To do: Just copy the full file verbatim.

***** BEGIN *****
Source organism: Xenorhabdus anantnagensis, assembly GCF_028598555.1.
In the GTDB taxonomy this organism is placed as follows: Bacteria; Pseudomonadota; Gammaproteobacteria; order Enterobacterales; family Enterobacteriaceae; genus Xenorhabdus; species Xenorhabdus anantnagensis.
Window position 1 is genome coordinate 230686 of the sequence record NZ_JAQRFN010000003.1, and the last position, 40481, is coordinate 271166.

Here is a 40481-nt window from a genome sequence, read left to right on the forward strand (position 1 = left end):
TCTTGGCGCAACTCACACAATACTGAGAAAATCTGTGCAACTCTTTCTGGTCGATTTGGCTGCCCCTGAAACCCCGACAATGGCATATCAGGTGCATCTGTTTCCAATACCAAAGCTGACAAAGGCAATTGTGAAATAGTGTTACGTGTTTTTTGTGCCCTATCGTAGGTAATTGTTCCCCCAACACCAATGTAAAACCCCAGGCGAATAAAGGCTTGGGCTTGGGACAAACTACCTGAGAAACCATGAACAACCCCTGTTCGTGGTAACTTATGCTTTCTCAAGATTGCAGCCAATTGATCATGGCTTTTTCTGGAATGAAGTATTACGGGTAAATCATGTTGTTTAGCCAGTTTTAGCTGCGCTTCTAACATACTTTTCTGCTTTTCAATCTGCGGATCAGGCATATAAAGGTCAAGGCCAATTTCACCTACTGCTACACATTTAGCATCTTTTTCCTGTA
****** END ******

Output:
Source organism: Xenorhabdus anantnagensis, assembly GCF_028598555.1.
In the GTDB taxonomy this organism is placed as follows: Bacteria; Pseudomonadota; Gammaproteobacteria; order Enterobacterales; family Enterobacteriaceae; genus Xenorhabdus; species Xenorhabdus anantnagensis.
Window position 1 is genome coordinate 230686 of the sequence record NZ_JAQRFN010000003.1, and the last position, 40481, is coordinate 271166.

Here is a 40481-nt window from a genome sequence, read left to right on the forward strand (position 1 = left end):
TCTTGGCGCAACTCACACAATACTGAGAAAATCTGTGCAACTCTTTCTGGTCGATTTGGCTGCCCCTGAAACCCCGACAATGGCATATCAGGTGCATCTGTTTCCAATACCAAAGCTGACAAAGGCAATTGTGAAATAGTGTTACGTGTTTTTTGTGCCCTATCGTAGGTAATTGTTCCCCCAACACCAATGTAAAACCCCAGGCGAATAAAGGCTTGGGCTTGGGACAAACTACCTGAGAAACCATGAACAACCCCTGTTCGTGGTAACTTATGCTTTCTCAAGATTGCAGCCAATTGATCATGGCTTTTTCTGGAATGAAGTATTACGGGTAAATCATGTTGTTTAGCCAGTTTTAGCTGCGCTTCTAACATACTTTTCTGCTTTTCAATCTGCGGATCAGGCATATAAAGGTCAAGGCCAATTTCACCTACTGCTACACATTTAGCATCTTTTTCCTGTA